Written by Stephen Cox
People tend to think that there are two ways to relate to God – to follow him by accepting the gospel (the good news) of Jesus Christ, or reject him. But within rejecting God, there are also two approaches. One way is just living as we see fit (irreligion). The other form of rejection is by being really righteous and really moral, and so earn our own salvation (false religion). So in actual fact, there are three ways to relate to God: the gospel, irreligion and false religion.
Let me explain further. The gospel is the proclamation of what God has done in the person and work of Christ to rescue sinners. False Religion is any man-made system that attempts to gain God’s favour and love through works. As Kyle Worley has written, unfortunately “religion has become like a chubby seventh-grader lately. Every day it’s getting “pantsed” in the locker room of ideas, never to be seen the same way again. I just want to note that ‘religion’ is not bad in a biblical sense (cf.James 1:27). What makes it bad is the prevalent perception that institutions or creeds, together with our own deeds can serve as a portal to relationship with God rather than a full reliance upon the person and work of Jesus Christ alone.”
We need to be regularly reminded of the gospel of Jesus Christ. Too many days we can confuse it with false religion. They are not the same thing. There is, in fact, a gloriously firm distinction between false religion and the gospel. False religion is hopeless. The gospel is the hope for the nations. False religion brings destruction. The gospel brings freedom. False religion exalts the work of people. The gospel exalts the work of Christ alone. Tim Keller, pastor of Redeemer Presbyterian Church in New York City, has written down a few definitions of both, and I want to share them with you.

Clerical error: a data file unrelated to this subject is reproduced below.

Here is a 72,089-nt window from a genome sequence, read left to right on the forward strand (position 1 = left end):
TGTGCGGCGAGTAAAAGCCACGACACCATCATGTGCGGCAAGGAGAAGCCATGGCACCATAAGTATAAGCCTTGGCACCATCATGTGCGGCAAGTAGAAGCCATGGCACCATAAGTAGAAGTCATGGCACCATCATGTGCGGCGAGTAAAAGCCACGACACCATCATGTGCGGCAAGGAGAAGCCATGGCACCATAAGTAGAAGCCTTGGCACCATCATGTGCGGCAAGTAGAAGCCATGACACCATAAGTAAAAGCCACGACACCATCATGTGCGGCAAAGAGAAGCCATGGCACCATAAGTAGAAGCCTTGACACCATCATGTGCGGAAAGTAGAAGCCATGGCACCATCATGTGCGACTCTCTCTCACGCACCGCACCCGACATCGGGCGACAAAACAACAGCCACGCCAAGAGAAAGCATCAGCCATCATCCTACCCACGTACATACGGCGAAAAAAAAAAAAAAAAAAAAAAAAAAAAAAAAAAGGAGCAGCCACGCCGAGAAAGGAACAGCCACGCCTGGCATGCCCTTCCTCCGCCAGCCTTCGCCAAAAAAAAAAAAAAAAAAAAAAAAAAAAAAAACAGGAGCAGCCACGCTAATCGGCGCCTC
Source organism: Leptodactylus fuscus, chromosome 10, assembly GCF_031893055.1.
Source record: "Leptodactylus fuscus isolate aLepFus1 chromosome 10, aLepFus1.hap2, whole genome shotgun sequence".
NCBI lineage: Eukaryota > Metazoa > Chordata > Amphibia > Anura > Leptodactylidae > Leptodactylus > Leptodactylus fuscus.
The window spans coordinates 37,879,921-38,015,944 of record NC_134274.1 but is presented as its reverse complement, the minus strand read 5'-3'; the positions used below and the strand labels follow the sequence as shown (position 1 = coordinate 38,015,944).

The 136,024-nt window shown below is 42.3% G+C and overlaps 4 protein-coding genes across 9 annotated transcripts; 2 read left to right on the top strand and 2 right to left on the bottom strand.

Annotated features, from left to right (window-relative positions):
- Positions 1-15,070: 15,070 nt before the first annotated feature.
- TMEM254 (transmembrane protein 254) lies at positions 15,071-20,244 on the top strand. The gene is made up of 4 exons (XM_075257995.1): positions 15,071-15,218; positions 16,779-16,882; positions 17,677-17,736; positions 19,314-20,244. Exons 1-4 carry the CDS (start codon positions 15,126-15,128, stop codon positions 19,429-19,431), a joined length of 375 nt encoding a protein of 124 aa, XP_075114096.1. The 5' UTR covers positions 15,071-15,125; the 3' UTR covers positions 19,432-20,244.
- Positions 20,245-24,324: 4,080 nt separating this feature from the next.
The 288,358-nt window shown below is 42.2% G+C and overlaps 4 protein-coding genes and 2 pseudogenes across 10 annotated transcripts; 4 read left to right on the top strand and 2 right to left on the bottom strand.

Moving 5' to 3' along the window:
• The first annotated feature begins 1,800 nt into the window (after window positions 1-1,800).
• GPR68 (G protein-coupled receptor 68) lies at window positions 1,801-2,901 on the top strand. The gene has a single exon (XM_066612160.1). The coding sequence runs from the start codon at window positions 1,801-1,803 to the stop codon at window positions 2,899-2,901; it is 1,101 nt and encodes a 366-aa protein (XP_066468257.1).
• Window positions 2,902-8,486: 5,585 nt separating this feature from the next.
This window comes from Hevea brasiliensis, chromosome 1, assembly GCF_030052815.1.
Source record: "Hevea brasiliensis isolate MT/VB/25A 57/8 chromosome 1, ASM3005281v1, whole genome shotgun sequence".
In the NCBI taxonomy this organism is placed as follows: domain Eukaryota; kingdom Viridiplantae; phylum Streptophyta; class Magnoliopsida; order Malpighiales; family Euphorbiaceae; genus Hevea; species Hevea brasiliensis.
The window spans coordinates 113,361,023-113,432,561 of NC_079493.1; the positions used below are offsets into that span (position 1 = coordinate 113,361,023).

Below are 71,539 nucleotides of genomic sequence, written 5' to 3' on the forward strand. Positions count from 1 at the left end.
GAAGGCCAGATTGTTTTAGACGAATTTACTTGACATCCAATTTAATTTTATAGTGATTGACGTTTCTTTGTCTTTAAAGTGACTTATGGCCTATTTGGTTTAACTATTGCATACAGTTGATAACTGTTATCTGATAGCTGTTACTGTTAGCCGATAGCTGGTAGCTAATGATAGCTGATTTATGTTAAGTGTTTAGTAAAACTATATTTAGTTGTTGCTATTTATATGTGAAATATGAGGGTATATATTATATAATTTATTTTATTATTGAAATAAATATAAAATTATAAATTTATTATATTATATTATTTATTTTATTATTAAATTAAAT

I obey-therefore I’m accepted.
I’m accepted-therefore I obey.
Motivation is based on fear and insecurity.
Motivation is based on grateful joy.
I obey God in order to get things from God.
I obey God to delight and resemble Him.
When circumstances in my life go wrong, I am angry at God or my self, since I believe that anyone who is good deserves a comfortable life.
When circumstances in my life go wrong, I struggle but I know all my punishment fell on Jesus and that while he may allow this for my training, he will exercise his Fatherly love within my trial.
When I am criticized I am furious or devastated because it is critical that I think of myself as a ‘good person’. Threats to that self-image must be destroyed at all costs.
When I am criticized I struggle, but it is not critical for me to think of myself as a ‘good person.’ My identity is not built on my record or my performance but on God’s love for me in Christ. I can take criticism.
My prayer life consists largely of petition and it only heats up when I am in a time of need. My main purpose in prayer is control of the environment.
My prayer life consists of generous stretches of praise and adoration. My main purpose is fellowship with Him.
My identity and self-worth are based mainly on how hard I work. Or how moral I am, and so I must look down on those I perceive as lazy or immoral. I disdain and feel superior to ‘the other.’
My identity and self-worth are centered on the one who died for His enemies, who was excluded from the city for me. I am saved by sheer grace. So I can’t look down on those who believe or practice something different from me. Only by grace I am what I am. I’ve no inner need to win arguments.
Since I look to my own pedigree or performance for my spiritual acceptability, my heart manufactures idols. It may be my talents, my moral record, my personal discipline, my social status, etc. I absolutely have to have them so they serve as my main hope, meaning, happiness, security, and significance, whatever I may say I believe about God.
I have many good things in my life—family, work, spiritual disciplines, etc. But none of these good things are ultimate things to me. None of them are things I absolutely have to have, so there is a limit to how much anxiety, bitterness, and despondency they can inflict on me when they are threatened and lost.
The gospel is neither religion (as defined above) nor irreligion – it is something else. Religion makes law and moral obedience a means of salvation, while irreligion makes the individual a law to him- or herself. The gospel, however, is that Jesus takes the law of God so seriously that he paid the penalty of disobedience, so we can be saved by sheer grace.
Furthermore, the gospel liberates us from the burden of a false, do-it-yourself religion. The gospel doesn’t just bring us out of “false religion” but it brings us into “true religion,” which is accompanied by the assurance of a right relationship with Christ and an ability to live this life as God planned.I pray we would understand the gospel deeper and better and live in the freedom given to us by Christ.